Senior UN officials urge greater efforts to help least developed countries

ESCAP Executive Secretary Noeleen Heyzer

18 January 2010 – Senior United Nations officials today called for greater efforts to help the world’s poorest countries meet their development targets, as a three-day meeting kicked off in Dhaka, Bangladesh, to examine a decade of assistance to this group of nations.

Ministers and senior government officials from 15 States classed as least developed countries (LDCs) are meeting through Wednesday to assess and develop a regional position for Asia and the Pacific ahead of a global review next year in Turkey on progress made since the adoption of the Brussels Programme of Action to assist LDCs.

Adopted in May 2001, the Programme provides a framework for action to help LDCs progress toward halving the proportion of people living in extreme poverty and hunger by 2015 and promote the sustainable development of these countries.

Noeleen Heyzer, the Executive Secretary of the Economic and Social Commission for Asia and the Pacific (ESCAP), noted that the recent global food, fuel and financial crises took a heavy toll on LDCs, threatening to roll back their hard-won development gains.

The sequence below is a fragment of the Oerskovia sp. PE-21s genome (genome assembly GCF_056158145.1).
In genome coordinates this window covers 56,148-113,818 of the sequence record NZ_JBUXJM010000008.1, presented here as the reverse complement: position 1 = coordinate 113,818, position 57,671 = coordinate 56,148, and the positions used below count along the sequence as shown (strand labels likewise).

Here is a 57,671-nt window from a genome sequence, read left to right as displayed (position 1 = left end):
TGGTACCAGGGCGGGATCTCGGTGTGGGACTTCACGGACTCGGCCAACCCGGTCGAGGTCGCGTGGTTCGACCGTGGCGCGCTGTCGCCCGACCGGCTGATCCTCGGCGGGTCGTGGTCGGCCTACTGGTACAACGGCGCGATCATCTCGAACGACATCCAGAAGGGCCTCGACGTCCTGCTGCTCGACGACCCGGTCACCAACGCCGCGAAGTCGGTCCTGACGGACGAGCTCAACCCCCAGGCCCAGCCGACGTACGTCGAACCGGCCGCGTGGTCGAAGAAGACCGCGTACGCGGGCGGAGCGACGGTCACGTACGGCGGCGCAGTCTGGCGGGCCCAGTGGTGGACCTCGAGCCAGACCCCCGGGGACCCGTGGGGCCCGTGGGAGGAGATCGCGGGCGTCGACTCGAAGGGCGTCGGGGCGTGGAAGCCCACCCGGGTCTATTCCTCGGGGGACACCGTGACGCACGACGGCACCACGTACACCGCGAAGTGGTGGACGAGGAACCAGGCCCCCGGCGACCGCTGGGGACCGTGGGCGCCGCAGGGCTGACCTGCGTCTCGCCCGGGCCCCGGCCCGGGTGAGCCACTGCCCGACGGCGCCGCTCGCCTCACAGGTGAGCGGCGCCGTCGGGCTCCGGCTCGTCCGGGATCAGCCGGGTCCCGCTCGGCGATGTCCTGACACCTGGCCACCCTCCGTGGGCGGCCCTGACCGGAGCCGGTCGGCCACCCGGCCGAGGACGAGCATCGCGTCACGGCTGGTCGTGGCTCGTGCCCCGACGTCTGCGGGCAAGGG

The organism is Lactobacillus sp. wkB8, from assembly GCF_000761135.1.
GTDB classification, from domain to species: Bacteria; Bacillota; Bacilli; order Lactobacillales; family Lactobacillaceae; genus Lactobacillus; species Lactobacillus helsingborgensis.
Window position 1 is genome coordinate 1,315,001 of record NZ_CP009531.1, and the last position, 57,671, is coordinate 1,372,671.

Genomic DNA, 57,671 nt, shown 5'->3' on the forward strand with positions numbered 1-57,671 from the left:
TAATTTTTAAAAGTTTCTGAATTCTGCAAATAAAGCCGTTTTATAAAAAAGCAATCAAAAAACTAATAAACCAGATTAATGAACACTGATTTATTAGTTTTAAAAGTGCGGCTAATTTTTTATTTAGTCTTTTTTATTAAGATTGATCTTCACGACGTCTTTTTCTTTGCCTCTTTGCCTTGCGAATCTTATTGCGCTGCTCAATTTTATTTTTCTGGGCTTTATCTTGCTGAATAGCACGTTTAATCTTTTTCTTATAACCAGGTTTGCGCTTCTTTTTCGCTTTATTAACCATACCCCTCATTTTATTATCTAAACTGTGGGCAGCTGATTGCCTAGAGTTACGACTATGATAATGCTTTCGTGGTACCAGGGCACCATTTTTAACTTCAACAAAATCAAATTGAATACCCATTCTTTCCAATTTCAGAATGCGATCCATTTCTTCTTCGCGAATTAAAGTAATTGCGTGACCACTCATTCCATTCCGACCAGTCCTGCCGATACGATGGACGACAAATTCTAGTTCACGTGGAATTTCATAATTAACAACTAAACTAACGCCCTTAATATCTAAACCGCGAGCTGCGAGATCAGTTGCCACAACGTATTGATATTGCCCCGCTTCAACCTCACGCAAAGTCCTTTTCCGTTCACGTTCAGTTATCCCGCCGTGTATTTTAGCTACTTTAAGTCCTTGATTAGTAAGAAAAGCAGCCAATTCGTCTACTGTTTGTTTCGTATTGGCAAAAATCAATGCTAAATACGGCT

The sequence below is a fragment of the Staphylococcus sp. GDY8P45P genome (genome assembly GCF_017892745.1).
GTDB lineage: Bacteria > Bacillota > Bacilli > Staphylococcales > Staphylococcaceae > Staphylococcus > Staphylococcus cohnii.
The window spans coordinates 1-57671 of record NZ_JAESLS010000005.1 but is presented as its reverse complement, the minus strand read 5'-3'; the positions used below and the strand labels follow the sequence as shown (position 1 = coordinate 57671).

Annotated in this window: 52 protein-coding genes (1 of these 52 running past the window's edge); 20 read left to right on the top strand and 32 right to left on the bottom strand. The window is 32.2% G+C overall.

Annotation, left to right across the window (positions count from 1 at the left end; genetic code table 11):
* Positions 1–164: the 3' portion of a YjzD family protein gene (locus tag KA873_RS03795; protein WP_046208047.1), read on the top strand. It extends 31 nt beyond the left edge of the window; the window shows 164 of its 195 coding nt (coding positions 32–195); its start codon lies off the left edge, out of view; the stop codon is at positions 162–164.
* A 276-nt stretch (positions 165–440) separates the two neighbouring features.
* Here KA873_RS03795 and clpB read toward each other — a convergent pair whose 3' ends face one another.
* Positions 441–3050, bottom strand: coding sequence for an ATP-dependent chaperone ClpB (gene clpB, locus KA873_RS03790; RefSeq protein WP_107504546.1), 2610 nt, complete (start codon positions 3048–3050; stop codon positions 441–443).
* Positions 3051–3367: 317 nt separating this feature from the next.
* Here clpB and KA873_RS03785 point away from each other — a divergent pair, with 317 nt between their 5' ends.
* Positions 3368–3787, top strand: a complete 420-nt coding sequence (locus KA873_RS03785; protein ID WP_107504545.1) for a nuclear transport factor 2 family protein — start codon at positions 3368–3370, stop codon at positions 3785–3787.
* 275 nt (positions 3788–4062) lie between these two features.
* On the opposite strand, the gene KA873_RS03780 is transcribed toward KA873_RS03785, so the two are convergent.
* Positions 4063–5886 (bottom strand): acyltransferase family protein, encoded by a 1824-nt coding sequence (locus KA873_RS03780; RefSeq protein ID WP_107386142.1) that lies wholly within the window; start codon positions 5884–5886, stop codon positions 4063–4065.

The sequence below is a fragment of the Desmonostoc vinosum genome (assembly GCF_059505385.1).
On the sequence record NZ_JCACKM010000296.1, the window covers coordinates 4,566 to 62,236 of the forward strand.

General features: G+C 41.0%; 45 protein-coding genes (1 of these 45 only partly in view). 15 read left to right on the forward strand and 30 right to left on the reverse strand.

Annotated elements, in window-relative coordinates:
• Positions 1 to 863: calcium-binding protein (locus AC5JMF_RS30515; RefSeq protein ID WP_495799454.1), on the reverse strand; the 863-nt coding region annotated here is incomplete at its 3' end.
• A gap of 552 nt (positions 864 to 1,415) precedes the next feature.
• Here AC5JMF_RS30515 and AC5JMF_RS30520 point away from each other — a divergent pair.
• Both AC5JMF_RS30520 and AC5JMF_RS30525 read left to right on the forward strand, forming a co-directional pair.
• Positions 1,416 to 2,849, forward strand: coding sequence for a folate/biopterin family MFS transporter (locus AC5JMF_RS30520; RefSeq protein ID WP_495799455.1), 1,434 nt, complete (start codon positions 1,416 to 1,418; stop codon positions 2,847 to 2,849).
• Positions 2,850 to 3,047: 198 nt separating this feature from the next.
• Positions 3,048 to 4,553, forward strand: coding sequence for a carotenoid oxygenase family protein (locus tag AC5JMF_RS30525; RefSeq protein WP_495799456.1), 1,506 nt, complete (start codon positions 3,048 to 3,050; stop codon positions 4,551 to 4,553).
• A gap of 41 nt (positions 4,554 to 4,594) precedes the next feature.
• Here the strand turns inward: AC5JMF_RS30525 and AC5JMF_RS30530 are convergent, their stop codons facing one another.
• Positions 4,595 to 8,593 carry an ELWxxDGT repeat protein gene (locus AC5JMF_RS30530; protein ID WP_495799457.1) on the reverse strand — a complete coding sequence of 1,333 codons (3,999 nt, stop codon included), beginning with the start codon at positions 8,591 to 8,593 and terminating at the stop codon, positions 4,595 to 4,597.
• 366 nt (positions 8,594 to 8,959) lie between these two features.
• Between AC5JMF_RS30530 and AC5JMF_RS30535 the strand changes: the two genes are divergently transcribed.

She emphasized greater connectivity among countries in Asia and the Pacific to create new markets, and endorsed more cooperation among countries of the South to sustain growth and development in the region’s LDCs.

In addition, Ms. Heyzer stressed the need for financial assistance from donors, and underscored the need for monitoring to ensure that the pledges reached their intended targets.

Cheick Sidi Diarra, UN High Representative for the Least Developed Countries, Landlocked Developing Countries and Small Island Developing States, said the triple crises showed just how fragile LDC economies remain.

Next year’s review conference, he said, will provide an opportunity for LDCs, development partners and others “to forge a clear vision, based on universal values, moral and ethical imperatives, and the requirements of fairness and equity, to enable the 800 million people in LDCs get out of poverty and onto the path to sustainable development.”

Among the issues this week’s meeting is addressing are concerns related to reducing poverty and hunger by promoting sustainable and inclusive development in the LDCs; promoting food security through sustainable agriculture; and enhancing the share of LDCs in global trade, aid and financial flows and promoting their productive capacity.

Afghanistan, Bangladesh, Bhutan, Cambodia, Kiribati, Laos, Maldives, Myanmar, Nepal, Samoa, Solomon Islands, Timor-Leste, Tuvalu, Vanuatu and Yemen are participating in the meeting.


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